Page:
By "studied it in college" do you mean that you took a single year-long introduction-to-philosophy course?  Those tend to emphasize different ways-of-knowing.  But that doesn't mean that all of those ways are equally valid.  Could you be more specific about which avenues of knowledge you think are equally valid to science?

It would be helpful if you stated what you mean by science, and also if you stated ahead of time whether you believe reality to be coherent.

Yeah, I deleted that because I realized I don't think his comment was aimed at me, if it was i stand by it.... 

I did take a philosophy course, I certainly don't claim to be any expert in it though.   My main focus was math and science.   I think math is basically rationalism though, and so rationalism is valid.  You don't need any physical evidence or data to practice it, only the mind and reason.   So , in that science, such as physics, uses empirical data, but also math to reason, to interpret the meanings of the data, a branch like physics, although thought of as 'physical', uses rationalism to make physical points about the world.

I would also include personal experience as valid, but that gets a little more abstract and won't go into it now.

Offline Gill

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Re: In order to believe in God.
« Reply #597 on: December 16, 2011, 07:39:40 PM »
Yes, thanks for the reply.

Since you asked it of Anfauglir, and since he answered so fully - perhaps you could answer the same question?  Where do you get your morals from?

 I think many have developed through just personal experience, although some seem almost like an innate sense.   I think also believing in a 'higher power' or spiritual nature of people does change my moral sense though.  For one,  I feel I'm more forgiving now.  You know someone angers me for whatever, if I see them as a spiritual being, not just some hunk of flesh, I can look past it quicker.   

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Re: In order to believe in God.
« Reply #598 on: December 16, 2011, 07:41:13 PM »
Yeah, I deleted that because I realized I don't think his comment was aimed at me, if it was i stand by it....

Hard to say who it was aimed at.  He didn't specify.  Makes more sense if it wasn't at you, but then it'd also be entirely off-topic to the state of the thread...

I did take a philosophy course, I certainly don't claim to be any expert in it though.   My main focus was math and science.   I think math is basically rationalism though, and so rationalism is valid.

Math can make claims about itself.  So can any coherent system.  Math, logic - they are tools, Gill.  Tools with which we can process reality.  There are other, poorer tools, too.  But they're all still just tools.

You don't need any physical evidence or data to practice it, only the mind and reason.

To practice it at doing what?  At making claims about itself?  Sure.  At making claims about reality, outside of the mathematical system itself?  Not so much.  Not without data from reality.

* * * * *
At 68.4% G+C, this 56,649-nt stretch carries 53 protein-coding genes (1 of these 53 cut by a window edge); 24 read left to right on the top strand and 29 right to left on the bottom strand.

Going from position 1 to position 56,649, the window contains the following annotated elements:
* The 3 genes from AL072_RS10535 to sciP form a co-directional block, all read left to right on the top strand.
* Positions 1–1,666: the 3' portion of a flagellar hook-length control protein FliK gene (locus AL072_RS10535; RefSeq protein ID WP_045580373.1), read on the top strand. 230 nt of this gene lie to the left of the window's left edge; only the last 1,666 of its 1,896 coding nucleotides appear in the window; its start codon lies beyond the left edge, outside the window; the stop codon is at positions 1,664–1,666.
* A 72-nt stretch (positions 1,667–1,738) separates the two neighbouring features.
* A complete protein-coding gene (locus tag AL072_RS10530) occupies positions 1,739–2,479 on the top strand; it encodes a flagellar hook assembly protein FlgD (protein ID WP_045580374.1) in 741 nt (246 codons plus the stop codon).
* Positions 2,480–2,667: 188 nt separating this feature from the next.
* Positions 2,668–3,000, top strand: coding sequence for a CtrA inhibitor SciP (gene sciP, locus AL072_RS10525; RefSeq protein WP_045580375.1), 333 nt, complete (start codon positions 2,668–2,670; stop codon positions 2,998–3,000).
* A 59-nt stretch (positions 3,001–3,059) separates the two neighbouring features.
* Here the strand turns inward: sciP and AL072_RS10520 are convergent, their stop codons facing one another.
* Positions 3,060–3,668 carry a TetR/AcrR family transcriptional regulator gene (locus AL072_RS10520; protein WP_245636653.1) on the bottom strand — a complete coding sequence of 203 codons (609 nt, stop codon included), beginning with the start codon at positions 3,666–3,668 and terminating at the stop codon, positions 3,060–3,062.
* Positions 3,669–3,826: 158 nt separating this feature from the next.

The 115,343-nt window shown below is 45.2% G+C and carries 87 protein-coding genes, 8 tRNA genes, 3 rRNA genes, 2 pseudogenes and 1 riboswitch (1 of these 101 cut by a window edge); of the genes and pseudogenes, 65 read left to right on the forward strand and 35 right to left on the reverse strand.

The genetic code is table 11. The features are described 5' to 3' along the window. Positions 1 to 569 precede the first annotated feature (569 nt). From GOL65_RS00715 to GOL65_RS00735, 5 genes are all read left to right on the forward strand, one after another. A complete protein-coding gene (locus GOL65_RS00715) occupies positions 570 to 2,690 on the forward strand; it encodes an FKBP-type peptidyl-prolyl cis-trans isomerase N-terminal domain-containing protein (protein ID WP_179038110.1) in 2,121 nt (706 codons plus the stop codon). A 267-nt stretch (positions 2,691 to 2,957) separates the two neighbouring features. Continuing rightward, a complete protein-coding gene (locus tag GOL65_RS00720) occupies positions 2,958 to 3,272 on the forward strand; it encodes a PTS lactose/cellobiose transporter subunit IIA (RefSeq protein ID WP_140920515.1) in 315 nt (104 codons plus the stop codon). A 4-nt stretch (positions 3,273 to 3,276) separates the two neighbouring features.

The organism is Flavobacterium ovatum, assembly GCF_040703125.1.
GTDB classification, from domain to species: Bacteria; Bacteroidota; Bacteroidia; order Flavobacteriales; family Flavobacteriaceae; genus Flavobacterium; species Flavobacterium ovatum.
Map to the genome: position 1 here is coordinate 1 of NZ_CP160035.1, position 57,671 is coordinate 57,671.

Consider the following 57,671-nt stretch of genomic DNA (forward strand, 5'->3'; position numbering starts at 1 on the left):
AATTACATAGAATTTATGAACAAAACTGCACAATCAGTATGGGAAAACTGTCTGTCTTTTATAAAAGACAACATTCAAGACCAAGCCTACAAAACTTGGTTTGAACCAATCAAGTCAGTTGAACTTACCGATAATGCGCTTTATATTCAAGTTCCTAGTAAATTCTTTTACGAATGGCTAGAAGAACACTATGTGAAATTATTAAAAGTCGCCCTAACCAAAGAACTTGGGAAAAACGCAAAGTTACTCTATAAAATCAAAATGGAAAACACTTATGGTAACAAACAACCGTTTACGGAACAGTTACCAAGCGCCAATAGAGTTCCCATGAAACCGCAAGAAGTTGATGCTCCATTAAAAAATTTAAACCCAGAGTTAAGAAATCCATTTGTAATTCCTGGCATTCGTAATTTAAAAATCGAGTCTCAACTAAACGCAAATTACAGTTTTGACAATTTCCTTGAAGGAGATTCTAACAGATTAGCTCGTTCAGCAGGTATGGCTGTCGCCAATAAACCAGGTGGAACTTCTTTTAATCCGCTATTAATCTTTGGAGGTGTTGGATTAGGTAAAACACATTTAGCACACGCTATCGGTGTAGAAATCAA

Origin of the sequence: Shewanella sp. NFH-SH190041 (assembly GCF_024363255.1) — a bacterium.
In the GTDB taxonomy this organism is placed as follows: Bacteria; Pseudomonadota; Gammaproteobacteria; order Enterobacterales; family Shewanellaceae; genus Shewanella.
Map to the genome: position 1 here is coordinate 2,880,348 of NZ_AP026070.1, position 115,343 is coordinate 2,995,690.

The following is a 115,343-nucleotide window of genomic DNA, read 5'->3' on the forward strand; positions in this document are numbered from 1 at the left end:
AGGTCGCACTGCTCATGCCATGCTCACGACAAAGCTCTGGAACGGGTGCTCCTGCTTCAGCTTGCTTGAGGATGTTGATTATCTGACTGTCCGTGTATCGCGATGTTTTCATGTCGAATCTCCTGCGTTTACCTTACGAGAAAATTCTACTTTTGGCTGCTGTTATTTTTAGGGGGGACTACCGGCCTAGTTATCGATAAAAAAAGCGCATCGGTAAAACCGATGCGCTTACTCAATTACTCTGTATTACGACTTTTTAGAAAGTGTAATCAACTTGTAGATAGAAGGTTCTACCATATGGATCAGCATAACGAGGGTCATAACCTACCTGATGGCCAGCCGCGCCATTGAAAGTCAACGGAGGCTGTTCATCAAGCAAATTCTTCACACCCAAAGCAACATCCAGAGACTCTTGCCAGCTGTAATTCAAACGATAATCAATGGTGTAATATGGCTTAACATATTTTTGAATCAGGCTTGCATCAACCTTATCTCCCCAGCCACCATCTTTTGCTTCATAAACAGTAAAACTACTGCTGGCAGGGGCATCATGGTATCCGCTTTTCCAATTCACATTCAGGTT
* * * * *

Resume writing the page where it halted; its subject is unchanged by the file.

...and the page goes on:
So , in that science, such as physics, uses empirical data, but also math to reason, to interpret the meanings of the data, a branch like physics, although thought of as 'physical', uses rationalism to make physical points about the world.

Excellent example.  What about reality can be determined through pure math or through pure logic?  Go back to Descartes.  Remove all data.  Work only with reason.  Can anything be determined at all?  Descartes thought that the existence of the mind can be deductively determined, but that only works if you allow yourself to use empirical data about observing your own thought process.  And even it can have myriad interpretations, once you remove yourself from anything you already knew about reality.

So really, you need logic + empiricism.  Which, incidentally, is a crude description of science...

I would also include personal experience as valid, but that gets a little more abstract and won't go into it now.

Why not?  It's entirely on-topic.  First though, what do you mean by "knowing"?  Depending on what you mean, you may be correct.  Also, could you answer my earlier question about whether you believe reality to be coherent?
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Re: In order to believe in God.
« Reply #599 on: December 16, 2011, 07:42:53 PM »
I think many have developed through just personal experience, although some seem almost like an innate sense.

A lot of things about our personal experiences end up feeling "innate" once they're internalized for a long period.  Especially if we aren't consciously aware of the inputs.  Makes sense.

I think also believing in a 'higher power' or spiritual nature of people does change my moral sense though.  For one,  I feel I'm more forgiving now.  You know someone angers me for whatever, if I see them as a spiritual being, not just some hunk of flesh, I can look past it quicker.

Isn't your belief in a higher power just acting as another personal experience, then?
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Offline Gill

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Re: In order to believe in God.